Provincial and territorial governments in Canada are getting ready to release their updated building codes. They will almost certainly contain heightened seismic design requirements. Here is what’s changing and how you can get ahead of the codes.

In early 2022, the National Building Code (NBC) 2020 was released. While it currently only impacts federal projects, it is expected that provinces and territories will adopt the national model, largely unchanged, to create greater coherence and cohesion in buildings across the country. It is understood that British Columbia (BC) is set to release their code in late December 2023.

The NBC 2020 includes several changes, including an update to seismic design requirements. There are two aspects that designers, developers and owners should be aware of:

  1. Current ‘seismicity’ requirements for design have increased. This means you need to start designing for higher seismic hazard levels. Design requirements vary across the country depending on location and soil conditions at that location—Southwest BC and the Greater Victoria region will see the greatest increase in design load requirements.
  2. New provisions have been included for lower-level earthquakes. These set performance requirements for certain types of buildings. Hospitals and schools are likely to be impacted the most (again, particularly in high seismic hazard areas like Southwest BC).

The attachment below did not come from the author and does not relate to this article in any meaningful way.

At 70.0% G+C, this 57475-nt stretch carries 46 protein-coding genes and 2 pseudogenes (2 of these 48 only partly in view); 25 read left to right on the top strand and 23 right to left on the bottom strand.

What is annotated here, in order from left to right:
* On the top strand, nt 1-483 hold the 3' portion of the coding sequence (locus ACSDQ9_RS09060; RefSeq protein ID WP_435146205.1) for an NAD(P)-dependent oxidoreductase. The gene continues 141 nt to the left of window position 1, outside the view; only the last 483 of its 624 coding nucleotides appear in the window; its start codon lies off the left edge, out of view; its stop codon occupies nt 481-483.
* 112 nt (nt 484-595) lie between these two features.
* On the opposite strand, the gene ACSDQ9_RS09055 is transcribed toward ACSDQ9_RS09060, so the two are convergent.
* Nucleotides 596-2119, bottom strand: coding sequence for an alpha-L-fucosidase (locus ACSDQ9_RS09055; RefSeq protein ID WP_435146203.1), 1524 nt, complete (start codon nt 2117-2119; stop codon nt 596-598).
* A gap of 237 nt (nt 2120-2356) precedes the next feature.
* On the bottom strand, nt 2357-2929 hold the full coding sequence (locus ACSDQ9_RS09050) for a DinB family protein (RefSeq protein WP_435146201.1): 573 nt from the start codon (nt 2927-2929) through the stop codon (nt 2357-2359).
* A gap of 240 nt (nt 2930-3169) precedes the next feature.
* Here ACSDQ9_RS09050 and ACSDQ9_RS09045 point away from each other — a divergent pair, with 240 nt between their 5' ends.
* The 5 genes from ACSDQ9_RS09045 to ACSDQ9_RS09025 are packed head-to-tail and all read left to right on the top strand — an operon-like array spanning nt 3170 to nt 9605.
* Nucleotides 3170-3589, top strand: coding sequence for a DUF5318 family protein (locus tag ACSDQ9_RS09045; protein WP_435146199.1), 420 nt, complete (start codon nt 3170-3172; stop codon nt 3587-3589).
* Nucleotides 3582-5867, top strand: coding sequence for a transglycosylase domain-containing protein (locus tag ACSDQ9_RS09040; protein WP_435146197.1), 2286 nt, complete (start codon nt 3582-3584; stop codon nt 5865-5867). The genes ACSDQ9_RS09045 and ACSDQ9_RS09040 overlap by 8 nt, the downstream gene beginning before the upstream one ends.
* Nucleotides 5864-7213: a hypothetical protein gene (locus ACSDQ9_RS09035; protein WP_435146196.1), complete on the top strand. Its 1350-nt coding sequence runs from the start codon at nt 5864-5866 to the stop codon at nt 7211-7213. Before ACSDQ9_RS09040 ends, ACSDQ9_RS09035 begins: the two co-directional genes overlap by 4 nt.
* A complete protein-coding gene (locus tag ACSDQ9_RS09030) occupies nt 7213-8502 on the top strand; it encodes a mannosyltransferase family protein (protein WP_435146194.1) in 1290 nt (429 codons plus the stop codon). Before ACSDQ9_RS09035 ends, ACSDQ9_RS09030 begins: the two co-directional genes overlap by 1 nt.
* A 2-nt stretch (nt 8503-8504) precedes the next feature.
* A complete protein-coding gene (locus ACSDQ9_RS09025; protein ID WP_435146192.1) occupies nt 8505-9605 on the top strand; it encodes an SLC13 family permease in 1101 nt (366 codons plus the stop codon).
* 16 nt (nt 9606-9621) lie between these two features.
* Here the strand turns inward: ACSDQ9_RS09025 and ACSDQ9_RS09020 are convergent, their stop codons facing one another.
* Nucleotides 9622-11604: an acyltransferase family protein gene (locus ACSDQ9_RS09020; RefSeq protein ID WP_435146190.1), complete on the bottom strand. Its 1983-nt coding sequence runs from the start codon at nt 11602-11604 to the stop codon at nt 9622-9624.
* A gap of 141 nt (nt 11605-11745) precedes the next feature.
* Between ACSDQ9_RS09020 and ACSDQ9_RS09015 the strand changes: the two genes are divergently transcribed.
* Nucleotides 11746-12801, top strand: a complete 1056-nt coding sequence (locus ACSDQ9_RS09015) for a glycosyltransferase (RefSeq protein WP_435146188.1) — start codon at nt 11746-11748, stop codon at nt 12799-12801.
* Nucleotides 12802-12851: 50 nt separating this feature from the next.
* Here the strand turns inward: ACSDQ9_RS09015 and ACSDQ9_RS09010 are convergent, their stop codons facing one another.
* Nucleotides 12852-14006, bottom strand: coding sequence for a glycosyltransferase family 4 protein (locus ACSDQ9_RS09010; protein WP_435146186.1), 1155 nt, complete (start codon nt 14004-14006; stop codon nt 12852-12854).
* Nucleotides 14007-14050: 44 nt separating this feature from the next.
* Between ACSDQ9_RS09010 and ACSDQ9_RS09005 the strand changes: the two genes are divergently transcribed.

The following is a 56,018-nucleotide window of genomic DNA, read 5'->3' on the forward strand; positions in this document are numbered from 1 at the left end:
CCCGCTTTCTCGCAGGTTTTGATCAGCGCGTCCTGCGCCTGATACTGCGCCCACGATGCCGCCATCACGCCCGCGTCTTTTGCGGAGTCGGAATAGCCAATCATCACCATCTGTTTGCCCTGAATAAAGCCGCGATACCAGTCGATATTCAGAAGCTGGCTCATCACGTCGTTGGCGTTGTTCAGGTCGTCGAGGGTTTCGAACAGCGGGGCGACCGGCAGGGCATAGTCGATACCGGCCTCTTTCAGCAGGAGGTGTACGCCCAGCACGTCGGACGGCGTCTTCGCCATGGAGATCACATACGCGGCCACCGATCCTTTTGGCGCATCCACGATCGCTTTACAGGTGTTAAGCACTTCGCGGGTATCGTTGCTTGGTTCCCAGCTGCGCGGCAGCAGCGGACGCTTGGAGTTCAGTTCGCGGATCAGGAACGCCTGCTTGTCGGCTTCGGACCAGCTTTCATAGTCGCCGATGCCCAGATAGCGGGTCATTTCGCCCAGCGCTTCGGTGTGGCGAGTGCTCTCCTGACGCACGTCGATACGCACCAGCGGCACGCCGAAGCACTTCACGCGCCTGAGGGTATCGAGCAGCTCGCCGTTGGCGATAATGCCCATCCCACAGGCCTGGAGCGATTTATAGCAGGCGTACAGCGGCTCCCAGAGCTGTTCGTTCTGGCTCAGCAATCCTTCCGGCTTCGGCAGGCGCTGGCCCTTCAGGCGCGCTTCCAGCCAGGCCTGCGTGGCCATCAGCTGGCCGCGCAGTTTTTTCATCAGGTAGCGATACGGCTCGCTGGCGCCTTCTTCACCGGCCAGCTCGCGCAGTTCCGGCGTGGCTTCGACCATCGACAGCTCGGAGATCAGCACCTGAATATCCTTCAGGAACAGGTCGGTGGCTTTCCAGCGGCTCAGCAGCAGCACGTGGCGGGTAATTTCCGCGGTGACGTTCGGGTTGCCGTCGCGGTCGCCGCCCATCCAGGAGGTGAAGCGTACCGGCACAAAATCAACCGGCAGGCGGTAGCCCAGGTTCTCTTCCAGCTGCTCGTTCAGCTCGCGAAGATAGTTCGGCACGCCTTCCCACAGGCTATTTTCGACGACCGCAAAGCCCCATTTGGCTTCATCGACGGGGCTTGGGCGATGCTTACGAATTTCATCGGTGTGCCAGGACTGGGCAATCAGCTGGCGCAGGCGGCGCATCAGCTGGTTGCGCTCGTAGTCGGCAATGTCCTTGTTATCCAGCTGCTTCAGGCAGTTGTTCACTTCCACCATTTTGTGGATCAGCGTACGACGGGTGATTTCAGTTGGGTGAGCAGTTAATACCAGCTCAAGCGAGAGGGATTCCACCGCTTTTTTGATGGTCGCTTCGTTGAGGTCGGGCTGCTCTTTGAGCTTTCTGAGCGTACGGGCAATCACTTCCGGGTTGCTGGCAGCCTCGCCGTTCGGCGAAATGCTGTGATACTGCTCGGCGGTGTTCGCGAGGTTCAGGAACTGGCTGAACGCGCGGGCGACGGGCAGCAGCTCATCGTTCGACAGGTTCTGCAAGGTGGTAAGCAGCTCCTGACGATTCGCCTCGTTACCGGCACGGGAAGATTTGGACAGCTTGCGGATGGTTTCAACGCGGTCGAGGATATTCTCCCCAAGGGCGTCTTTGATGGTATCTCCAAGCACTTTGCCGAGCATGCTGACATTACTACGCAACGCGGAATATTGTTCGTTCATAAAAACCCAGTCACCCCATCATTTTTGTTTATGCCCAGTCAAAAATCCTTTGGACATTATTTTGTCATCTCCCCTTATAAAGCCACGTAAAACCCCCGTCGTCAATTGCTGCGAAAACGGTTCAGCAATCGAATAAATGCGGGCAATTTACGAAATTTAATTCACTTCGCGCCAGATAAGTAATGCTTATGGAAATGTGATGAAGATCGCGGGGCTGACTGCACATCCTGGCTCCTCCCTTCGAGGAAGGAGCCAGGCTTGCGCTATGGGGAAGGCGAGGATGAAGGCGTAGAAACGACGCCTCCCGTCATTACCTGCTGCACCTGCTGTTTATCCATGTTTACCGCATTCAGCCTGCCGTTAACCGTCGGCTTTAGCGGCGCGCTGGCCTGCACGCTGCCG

“The goal is for certain types of buildings like schools and hospitals to be able to withstand a lower-level earthquake without the need to repair the structural components after an event,” noted John Sherstobitoff, our Principal Seismic Engineer and Chair of the Task Group within the Standing Committee on Earthquake Design (SC-ED) that prepared these provisions for NBC 2020. “It’s based on the most current science and aims to raise the bar for a higher level of performance in certain buildings in the high seismic hazard areas of Canada.”

Get proactive

Once the provinces and territories publish their building codes, the new rules will come into effect. They won’t be retroactive, so existing buildings won’t need to make any changes. Projects permitted prior to the publication of the new building codes also won’t be required to meet the provisions in the new code.

This doesn’t mean that rushing out and getting your designs approved ahead of the code is the right course of action. Quite the opposite. Those buildings that don’t ‘need’ to meet the NBC 2020 requirements may fall behind in demand as newer, safer buildings built to the most current code become available. The smart move is to start designing to the new NBC 2020 codes now—voluntarily.

There are two big reasons why you want to start incorporating the NBC 2020 seismic requirements into your design as soon as possible, especially if permitting is expected to occur in 2024.